Henderson built on her freshman success to become one of the winningest pitchers in college softball history, the ace of two Women's College World Series teams who came back from this season's injury for a chance to make it three trips to Oklahoma City. Ziegenhirt's offensive numbers tailed off dramatically as a sophomore, but she still started almost every game behind the plate in a season in which Henderson went 40-10 with a 0.99 ERA. She held on for 32 starts as a junior, but she hit just .156 with two home runs. Ziegenhirt played once in the postseason run to the World Series, coincidentally but unfortunately a loss against Arkansas in regional play that temporarily stunned the tournament.

"I wasn't satisfied; I was disappointed in myself," Ziegenhirt said of the season. "I knew I could do much better, perform much better than how I was performing. But in the end, I helped my team in the way that they needed me to that year. I was everybody's biggest supporter and cheered loud on the bench and came in when coach called me in. I was the [type to] lead by example and don't get frustrated and accept your role but don't be satisfied with it."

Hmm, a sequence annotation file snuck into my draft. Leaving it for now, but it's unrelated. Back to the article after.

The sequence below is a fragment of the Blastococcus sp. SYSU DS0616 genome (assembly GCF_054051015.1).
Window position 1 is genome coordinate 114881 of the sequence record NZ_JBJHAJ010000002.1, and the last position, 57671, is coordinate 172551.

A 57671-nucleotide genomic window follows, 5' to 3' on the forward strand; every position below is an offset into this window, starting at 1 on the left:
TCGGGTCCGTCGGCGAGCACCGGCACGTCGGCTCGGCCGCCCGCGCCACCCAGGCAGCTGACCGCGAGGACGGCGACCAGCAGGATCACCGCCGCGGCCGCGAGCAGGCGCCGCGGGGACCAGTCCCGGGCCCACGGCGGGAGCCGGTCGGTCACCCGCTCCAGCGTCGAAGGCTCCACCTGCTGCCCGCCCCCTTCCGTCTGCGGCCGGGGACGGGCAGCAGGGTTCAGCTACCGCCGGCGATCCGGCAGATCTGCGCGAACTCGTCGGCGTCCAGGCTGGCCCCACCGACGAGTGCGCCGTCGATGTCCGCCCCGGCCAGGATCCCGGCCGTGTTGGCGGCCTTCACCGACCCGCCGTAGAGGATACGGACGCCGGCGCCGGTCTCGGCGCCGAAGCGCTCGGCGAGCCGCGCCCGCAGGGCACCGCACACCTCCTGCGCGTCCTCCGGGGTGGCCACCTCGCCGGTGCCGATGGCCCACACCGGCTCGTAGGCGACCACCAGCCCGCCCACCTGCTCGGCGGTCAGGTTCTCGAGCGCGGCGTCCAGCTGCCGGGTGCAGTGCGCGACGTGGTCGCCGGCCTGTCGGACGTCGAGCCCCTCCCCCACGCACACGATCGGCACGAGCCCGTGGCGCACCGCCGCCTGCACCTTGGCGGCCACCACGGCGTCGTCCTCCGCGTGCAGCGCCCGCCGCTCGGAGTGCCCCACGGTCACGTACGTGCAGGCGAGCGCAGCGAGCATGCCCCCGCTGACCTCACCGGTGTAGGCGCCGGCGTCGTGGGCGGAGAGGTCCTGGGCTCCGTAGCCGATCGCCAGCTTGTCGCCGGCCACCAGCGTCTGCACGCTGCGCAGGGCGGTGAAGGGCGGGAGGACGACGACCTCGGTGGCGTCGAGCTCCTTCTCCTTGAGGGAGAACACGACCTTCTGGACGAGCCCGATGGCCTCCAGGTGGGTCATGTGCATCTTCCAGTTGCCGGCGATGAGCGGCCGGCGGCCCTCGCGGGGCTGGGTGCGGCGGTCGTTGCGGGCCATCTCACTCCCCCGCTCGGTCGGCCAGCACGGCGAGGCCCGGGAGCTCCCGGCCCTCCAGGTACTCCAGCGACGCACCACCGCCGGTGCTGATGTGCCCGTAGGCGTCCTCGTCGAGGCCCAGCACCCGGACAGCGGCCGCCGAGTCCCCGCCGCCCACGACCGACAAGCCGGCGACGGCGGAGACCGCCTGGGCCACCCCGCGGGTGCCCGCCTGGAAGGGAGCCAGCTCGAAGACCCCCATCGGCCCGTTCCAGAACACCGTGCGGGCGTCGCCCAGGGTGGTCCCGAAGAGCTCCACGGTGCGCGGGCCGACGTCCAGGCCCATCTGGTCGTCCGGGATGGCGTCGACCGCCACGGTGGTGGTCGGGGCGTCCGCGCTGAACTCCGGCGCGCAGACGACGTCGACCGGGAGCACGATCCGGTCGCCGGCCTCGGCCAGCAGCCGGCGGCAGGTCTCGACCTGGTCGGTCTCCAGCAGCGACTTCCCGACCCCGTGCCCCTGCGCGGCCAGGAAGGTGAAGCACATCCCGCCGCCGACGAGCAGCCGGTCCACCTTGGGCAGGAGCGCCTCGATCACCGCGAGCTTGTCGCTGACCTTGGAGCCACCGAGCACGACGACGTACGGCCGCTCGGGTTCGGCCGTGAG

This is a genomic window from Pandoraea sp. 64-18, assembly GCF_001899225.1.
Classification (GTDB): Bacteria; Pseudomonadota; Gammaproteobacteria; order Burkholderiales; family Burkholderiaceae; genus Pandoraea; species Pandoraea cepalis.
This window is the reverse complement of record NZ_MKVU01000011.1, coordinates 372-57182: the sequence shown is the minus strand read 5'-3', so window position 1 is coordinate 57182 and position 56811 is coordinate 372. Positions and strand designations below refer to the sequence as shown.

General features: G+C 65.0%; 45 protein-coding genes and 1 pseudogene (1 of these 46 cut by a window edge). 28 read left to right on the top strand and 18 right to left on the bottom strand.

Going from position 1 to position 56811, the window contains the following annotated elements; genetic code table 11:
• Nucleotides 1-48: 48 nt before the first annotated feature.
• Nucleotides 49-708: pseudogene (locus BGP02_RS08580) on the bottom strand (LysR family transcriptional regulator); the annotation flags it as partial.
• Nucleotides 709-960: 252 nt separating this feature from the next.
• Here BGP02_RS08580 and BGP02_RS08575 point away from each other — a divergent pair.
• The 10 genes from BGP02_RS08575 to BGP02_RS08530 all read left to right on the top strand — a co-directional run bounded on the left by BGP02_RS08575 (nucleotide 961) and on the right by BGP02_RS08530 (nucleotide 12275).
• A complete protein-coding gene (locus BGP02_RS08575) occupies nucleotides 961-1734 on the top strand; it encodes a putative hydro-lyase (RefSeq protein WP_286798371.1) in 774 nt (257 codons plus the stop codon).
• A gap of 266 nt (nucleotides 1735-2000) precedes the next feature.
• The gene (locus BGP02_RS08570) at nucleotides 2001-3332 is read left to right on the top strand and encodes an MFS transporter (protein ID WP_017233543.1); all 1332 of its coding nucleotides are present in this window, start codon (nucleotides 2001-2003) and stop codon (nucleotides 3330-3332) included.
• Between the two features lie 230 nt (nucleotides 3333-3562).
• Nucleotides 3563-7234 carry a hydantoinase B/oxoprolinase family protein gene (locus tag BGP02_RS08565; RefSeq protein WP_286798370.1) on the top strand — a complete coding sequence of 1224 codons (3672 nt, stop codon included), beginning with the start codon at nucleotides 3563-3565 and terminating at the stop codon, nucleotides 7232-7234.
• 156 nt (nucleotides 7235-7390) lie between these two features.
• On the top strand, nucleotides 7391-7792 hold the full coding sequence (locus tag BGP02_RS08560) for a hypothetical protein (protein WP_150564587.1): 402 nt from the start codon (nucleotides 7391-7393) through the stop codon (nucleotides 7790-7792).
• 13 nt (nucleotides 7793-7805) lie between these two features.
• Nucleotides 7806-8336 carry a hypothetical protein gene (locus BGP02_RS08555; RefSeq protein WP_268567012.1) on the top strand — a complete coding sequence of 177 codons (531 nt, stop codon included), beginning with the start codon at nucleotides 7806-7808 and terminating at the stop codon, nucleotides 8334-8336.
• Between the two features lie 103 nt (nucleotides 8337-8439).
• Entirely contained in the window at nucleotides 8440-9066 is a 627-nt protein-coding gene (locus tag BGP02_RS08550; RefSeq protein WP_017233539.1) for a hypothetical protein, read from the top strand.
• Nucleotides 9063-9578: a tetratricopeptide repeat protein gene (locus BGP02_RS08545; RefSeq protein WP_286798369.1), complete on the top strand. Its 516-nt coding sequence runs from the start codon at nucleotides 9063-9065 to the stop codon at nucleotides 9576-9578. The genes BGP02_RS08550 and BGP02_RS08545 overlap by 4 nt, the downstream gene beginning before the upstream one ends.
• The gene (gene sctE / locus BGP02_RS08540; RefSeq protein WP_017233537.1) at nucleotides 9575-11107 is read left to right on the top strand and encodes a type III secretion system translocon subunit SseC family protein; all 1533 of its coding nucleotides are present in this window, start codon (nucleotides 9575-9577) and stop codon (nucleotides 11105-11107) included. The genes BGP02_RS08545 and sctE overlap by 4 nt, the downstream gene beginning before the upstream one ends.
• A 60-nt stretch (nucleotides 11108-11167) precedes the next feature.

Her fading fortunes notwithstanding, Ziegenhirt's talent and history earned her an invitation to try out for the national team barely a week after her college team exited the World Series. She didn't make the final cut for the team that went on to play in the world championship, but she said those few days changed the senior season that followed. There wasn't time to tweak her swing or change her workouts. The only thing she could do was try to have fun again.